Legitimization of the removal process (or at very least its beginnings) can start with a bottom up revolution. Just as Gramsci wrote that revolutionary activity has to start with individuals within the party, it also has to start at small levels of government.
Top down reforms will be just that, changes to the system of bourgeois exploitation, without removing bourgeois exploitation, not revolution. "Bottom up" can apply to the state just as much as it does to individuals.
03 September 2009
By Moore in "The critique of capitalist democracy"
31 August 2009
Parliamentary democracy is doomed as the state organization of capitalism.
Democracy is ingrained as a positive in the American mind, and this is not wrong. What is wrong is that the important point of democracy for who? is not commonly asked
Is voting every few years really active enough to be successful politically? (Of course not Kautsky)
What was impossible in the past has now become a possibility. Proletarian democracy existing in small individual units. The soviets were originally conceived of in this way, but centralization followed. With email, texting, etc. the world of the blackberry may make localization of government into small workable groups possible (talk about capitalism bringing forth a condition of existence of socialism)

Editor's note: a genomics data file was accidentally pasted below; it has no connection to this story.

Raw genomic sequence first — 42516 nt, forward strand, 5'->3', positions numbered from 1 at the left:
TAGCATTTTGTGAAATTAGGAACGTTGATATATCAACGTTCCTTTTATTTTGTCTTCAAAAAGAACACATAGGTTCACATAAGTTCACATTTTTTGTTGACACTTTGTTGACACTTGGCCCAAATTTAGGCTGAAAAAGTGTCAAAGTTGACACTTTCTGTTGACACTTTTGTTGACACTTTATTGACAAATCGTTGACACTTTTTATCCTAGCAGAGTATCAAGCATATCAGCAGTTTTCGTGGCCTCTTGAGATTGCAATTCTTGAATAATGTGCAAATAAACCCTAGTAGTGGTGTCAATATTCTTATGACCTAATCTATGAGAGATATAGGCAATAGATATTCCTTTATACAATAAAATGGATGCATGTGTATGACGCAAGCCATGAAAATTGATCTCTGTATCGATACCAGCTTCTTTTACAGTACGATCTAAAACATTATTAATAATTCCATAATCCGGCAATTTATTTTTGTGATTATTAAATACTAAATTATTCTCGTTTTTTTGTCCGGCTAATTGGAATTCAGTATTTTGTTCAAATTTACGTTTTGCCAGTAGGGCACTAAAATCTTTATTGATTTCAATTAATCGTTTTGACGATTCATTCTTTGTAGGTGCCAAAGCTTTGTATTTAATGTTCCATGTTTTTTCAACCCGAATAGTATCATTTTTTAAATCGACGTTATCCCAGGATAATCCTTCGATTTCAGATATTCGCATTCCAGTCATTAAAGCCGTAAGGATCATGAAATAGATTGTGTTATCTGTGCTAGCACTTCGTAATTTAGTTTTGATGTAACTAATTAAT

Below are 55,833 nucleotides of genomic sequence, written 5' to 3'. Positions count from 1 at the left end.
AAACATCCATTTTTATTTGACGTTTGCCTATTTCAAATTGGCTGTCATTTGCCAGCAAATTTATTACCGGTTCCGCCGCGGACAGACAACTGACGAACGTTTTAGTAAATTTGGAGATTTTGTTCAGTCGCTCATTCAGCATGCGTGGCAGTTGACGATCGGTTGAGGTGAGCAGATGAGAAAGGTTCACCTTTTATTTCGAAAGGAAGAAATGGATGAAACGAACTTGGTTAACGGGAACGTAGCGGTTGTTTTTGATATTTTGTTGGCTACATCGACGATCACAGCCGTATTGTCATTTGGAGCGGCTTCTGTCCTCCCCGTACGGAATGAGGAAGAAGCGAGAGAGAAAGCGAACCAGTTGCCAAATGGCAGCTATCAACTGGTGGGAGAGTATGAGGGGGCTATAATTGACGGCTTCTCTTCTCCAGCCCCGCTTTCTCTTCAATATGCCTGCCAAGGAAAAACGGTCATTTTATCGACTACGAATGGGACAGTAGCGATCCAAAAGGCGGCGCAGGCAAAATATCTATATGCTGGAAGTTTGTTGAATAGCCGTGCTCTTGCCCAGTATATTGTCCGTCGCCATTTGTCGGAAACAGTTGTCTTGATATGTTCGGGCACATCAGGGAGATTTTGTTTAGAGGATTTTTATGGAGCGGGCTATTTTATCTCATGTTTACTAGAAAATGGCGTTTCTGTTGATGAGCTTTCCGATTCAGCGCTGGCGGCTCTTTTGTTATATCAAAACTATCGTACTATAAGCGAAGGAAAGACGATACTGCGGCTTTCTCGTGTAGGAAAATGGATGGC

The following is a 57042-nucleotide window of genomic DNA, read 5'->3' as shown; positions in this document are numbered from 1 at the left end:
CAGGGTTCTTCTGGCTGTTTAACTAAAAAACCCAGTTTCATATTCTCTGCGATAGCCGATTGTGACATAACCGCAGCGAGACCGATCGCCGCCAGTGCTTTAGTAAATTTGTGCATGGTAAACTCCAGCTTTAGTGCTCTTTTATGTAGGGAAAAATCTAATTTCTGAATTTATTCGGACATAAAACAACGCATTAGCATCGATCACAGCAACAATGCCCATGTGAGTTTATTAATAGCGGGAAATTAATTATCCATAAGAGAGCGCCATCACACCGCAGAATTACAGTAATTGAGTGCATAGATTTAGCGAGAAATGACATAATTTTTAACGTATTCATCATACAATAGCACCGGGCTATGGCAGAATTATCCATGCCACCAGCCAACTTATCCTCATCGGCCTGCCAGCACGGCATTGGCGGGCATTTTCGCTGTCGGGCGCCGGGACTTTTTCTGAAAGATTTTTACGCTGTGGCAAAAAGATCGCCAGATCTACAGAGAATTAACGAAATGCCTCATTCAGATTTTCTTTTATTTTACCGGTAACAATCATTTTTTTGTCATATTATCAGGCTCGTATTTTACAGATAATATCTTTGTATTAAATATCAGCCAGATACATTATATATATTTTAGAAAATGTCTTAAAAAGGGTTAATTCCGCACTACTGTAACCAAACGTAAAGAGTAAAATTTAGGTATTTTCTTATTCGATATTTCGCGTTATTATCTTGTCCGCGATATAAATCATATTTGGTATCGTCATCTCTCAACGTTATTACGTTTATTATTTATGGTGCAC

As the world becomes metaphorically smaller through technology, widespread coordination of small political units becomes increasingly feasible.
Many problems still remain, such as turning "Joe Sixpack" into a Gramscian intellectual who cares about politics, and is aware of exploitation, and destroying the dominance of finance capital to name just a couple.
Still one of the steps that moves us closer to my utopian vision, and could help give us market communism (as opposed to the state capitalisms of the past) is daily growing to be less of a burden.
Localization without efficiency loss would be a big hurt for big business, and be an important step in getting power into the hands of the masses.
Contradictory to that last statement I don't have anything specific I want to write about at the moment, rather it is in examining contradiction as a concept that I perhaps have found my muse again? What will the next few days of stress and mental exhaustion bring? Often it is times of deep stress that bring great change. Viva la revolution.
21 July 2009
I believe that this generational difference in terms of propaganda exposure will become important. For the young supporters of president Obama the response to calling the president's programs socialism is not always "no they are not" but more along the lines of "so what if they are?".
Obviously someone from my position on the political spectrum thinks that any bourgeois government cannot by definition be socialist, but point aside, Our generation will relegate iron curtain politics to be nothing more than a historical curiosity. Sure the capitalist propaganda is just is strong now as it was during the cold war, but the old linguistic fight over words such as "socialism" just does not hold the same terror for us in the younger generation.